Pirum is the Latin word for pear; it refers to the edible fruit that grows both in summer and in winter. Amongst thousands of varieties, pears have two distinct origins: the common pear tree (Pyrus communis L.), originally from the Middle East, or the Chinese pear tree (Pyrus sinensis), from Central Asia, which belongs to the Rosaceae family. If the former was cultivated under the Roman Empire, the latter can be traced back to China 6,000 years ago. Typically narrow at the stalk and wider towards the base, the pear comes in a range of colours – green, brownish-green, yellow or red – and more surprising even, in a dark, heirloom variety, known as the black Worcester pear.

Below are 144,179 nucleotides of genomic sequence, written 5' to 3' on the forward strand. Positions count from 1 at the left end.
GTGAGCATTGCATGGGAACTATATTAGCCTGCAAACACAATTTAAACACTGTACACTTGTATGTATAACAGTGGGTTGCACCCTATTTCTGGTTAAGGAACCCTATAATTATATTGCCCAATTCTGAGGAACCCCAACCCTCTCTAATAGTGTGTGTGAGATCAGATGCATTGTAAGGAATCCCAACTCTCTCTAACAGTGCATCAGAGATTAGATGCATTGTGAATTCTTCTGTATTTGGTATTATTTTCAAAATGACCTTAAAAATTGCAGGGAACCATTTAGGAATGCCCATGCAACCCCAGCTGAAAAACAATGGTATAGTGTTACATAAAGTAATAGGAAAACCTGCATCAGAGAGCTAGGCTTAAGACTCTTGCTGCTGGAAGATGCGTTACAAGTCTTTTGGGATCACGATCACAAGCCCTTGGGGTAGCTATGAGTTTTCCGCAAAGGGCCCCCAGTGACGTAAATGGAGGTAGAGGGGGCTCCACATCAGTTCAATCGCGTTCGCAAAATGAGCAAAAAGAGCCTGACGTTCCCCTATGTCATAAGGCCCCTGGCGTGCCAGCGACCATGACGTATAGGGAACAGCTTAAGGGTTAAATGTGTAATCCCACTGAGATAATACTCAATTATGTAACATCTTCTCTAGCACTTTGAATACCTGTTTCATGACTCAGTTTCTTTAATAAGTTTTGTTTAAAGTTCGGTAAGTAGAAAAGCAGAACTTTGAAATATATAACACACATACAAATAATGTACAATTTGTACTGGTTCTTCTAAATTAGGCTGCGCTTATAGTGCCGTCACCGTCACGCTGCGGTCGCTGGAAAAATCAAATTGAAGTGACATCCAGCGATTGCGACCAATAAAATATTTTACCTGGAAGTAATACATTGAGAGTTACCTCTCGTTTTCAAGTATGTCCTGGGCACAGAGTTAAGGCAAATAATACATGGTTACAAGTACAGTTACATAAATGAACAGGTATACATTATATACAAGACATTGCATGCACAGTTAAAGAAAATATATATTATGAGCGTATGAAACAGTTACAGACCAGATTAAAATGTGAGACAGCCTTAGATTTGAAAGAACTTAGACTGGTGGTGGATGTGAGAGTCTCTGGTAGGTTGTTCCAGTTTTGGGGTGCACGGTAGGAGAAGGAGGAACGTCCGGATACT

Uniting both lineages in a singular perfume, the scented candle depicts the juicy, black fruit: its sweet, slightly gritty flesh is both firm and voluptuous.